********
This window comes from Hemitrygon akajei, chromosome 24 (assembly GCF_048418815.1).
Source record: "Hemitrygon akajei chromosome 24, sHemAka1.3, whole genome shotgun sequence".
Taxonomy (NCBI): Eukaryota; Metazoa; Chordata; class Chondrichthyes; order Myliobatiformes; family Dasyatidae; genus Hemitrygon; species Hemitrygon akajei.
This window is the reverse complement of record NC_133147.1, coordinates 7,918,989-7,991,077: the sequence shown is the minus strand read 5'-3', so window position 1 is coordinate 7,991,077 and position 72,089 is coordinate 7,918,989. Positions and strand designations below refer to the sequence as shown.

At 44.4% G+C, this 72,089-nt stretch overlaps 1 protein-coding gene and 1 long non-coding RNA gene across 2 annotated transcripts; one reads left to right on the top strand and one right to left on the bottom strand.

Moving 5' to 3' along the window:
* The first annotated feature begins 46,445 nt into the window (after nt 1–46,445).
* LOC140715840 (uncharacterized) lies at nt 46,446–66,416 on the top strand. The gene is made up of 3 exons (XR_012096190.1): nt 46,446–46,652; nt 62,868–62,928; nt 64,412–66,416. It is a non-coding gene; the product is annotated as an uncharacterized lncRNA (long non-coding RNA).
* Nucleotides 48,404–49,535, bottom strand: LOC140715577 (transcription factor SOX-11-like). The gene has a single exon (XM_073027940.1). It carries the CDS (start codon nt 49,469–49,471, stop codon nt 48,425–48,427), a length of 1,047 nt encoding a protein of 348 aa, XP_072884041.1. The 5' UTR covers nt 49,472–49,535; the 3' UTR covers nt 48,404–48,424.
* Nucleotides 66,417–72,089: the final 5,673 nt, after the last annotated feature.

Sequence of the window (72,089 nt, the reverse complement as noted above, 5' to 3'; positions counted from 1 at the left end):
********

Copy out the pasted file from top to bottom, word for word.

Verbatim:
This window comes from Hemitrygon akajei, chromosome 24 (assembly GCF_048418815.1).
Source record: "Hemitrygon akajei chromosome 24, sHemAka1.3, whole genome shotgun sequence".
Taxonomy (NCBI): Eukaryota; Metazoa; Chordata; class Chondrichthyes; order Myliobatiformes; family Dasyatidae; genus Hemitrygon; species Hemitrygon akajei.
This window is the reverse complement of record NC_133147.1, coordinates 7,918,989-7,991,077: the sequence shown is the minus strand read 5'-3', so window position 1 is coordinate 7,991,077 and position 72,089 is coordinate 7,918,989. Positions and strand designations below refer to the sequence as shown.

At 44.4% G+C, this 72,089-nt stretch overlaps 1 protein-coding gene and 1 long non-coding RNA gene across 2 annotated transcripts; one reads left to right on the top strand and one right to left on the bottom strand.

Moving 5' to 3' along the window:
* The first annotated feature begins 46,445 nt into the window (after nt 1–46,445).
* LOC140715840 (uncharacterized) lies at nt 46,446–66,416 on the top strand. The gene is made up of 3 exons (XR_012096190.1): nt 46,446–46,652; nt 62,868–62,928; nt 64,412–66,416. It is a non-coding gene; the product is annotated as an uncharacterized lncRNA (long non-coding RNA).
* Nucleotides 48,404–49,535, bottom strand: LOC140715577 (transcription factor SOX-11-like). The gene has a single exon (XM_073027940.1). It carries the CDS (start codon nt 49,469–49,471, stop codon nt 48,425–48,427), a length of 1,047 nt encoding a protein of 348 aa, XP_072884041.1. The 5' UTR covers nt 49,472–49,535; the 3' UTR covers nt 48,404–48,424.
* Nucleotides 66,417–72,089: the final 5,673 nt, after the last annotated feature.

Sequence of the window (72,089 nt, the reverse complement as noted above, 5' to 3'; positions counted from 1 at the left end):